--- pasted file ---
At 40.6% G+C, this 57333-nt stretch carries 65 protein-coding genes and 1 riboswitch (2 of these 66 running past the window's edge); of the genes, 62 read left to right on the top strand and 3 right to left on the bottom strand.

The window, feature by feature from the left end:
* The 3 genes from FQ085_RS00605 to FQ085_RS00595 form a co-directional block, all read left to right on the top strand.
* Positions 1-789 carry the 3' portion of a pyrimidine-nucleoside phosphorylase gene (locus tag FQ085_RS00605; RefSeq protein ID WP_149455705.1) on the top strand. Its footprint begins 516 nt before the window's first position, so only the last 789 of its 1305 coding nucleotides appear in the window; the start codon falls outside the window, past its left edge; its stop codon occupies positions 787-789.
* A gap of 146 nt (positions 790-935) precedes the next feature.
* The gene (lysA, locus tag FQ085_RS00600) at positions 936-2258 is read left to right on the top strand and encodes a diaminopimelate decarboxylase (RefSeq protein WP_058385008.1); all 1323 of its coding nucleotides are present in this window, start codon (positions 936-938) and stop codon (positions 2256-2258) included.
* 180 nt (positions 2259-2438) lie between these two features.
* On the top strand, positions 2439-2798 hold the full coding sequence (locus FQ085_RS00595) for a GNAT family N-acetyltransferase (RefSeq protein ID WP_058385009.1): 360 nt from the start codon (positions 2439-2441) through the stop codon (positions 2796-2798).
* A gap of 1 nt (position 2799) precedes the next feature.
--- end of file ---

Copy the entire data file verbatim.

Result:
At 40.6% G+C, this 57333-nt stretch carries 65 protein-coding genes and 1 riboswitch (2 of these 66 running past the window's edge); of the genes, 62 read left to right on the top strand and 3 right to left on the bottom strand.

The window, feature by feature from the left end:
* The 3 genes from FQ085_RS00605 to FQ085_RS00595 form a co-directional block, all read left to right on the top strand.
* Positions 1-789 carry the 3' portion of a pyrimidine-nucleoside phosphorylase gene (locus tag FQ085_RS00605; RefSeq protein ID WP_149455705.1) on the top strand. Its footprint begins 516 nt before the window's first position, so only the last 789 of its 1305 coding nucleotides appear in the window; the start codon falls outside the window, past its left edge; its stop codon occupies positions 787-789.
* A gap of 146 nt (positions 790-935) precedes the next feature.
* The gene (lysA, locus tag FQ085_RS00600) at positions 936-2258 is read left to right on the top strand and encodes a diaminopimelate decarboxylase (RefSeq protein WP_058385008.1); all 1323 of its coding nucleotides are present in this window, start codon (positions 936-938) and stop codon (positions 2256-2258) included.
* 180 nt (positions 2259-2438) lie between these two features.
* On the top strand, positions 2439-2798 hold the full coding sequence (locus FQ085_RS00595) for a GNAT family N-acetyltransferase (RefSeq protein ID WP_058385009.1): 360 nt from the start codon (positions 2439-2441) through the stop codon (positions 2796-2798).
* A gap of 1 nt (position 2799) precedes the next feature.